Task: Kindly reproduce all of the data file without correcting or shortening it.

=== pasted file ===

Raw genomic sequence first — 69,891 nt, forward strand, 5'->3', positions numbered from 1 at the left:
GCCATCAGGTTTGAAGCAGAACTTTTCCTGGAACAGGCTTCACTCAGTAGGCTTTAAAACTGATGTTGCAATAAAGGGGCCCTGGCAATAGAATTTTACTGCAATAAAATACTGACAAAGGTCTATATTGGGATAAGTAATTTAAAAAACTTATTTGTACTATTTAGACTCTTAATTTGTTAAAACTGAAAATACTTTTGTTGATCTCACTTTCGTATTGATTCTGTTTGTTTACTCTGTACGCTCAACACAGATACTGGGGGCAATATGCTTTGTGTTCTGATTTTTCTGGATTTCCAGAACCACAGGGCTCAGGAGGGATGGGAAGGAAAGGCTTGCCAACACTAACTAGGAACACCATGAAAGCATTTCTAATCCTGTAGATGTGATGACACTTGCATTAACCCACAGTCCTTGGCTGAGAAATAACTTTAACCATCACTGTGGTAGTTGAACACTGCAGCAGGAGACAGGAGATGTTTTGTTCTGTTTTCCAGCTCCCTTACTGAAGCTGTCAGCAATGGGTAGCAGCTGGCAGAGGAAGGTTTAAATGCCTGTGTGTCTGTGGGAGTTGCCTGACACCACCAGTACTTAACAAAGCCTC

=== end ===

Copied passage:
Raw genomic sequence first — 69,891 nt, forward strand, 5'->3', positions numbered from 1 at the left:
GCCATCAGGTTTGAAGCAGAACTTTTCCTGGAACAGGCTTCACTCAGTAGGCTTTAAAACTGATGTTGCAATAAAGGGGCCCTGGCAATAGAATTTTACTGCAATAAAATACTGACAAAGGTCTATATTGGGATAAGTAATTTAAAAAACTTATTTGTACTATTTAGACTCTTAATTTGTTAAAACTGAAAATACTTTTGTTGATCTCACTTTCGTATTGATTCTGTTTGTTTACTCTGTACGCTCAACACAGATACTGGGGGCAATATGCTTTGTGTTCTGATTTTTCTGGATTTCCAGAACCACAGGGCTCAGGAGGGATGGGAAGGAAAGGCTTGCCAACACTAACTAGGAACACCATGAAAGCATTTCTAATCCTGTAGATGTGATGACACTTGCATTAACCCACAGTCCTTGGCTGAGAAATAACTTTAACCATCACTGTGGTAGTTGAACACTGCAGCAGGAGACAGGAGATGTTTTGTTCTGTTTTCCAGCTCCCTTACTGAAGCTGTCAGCAATGGGTAGCAGCTGGCAGAGGAAGGTTTAAATGCCTGTGTGTCTGTGGGAGTTGCCTGACACCACCAGTACTTAACAAAGCCTC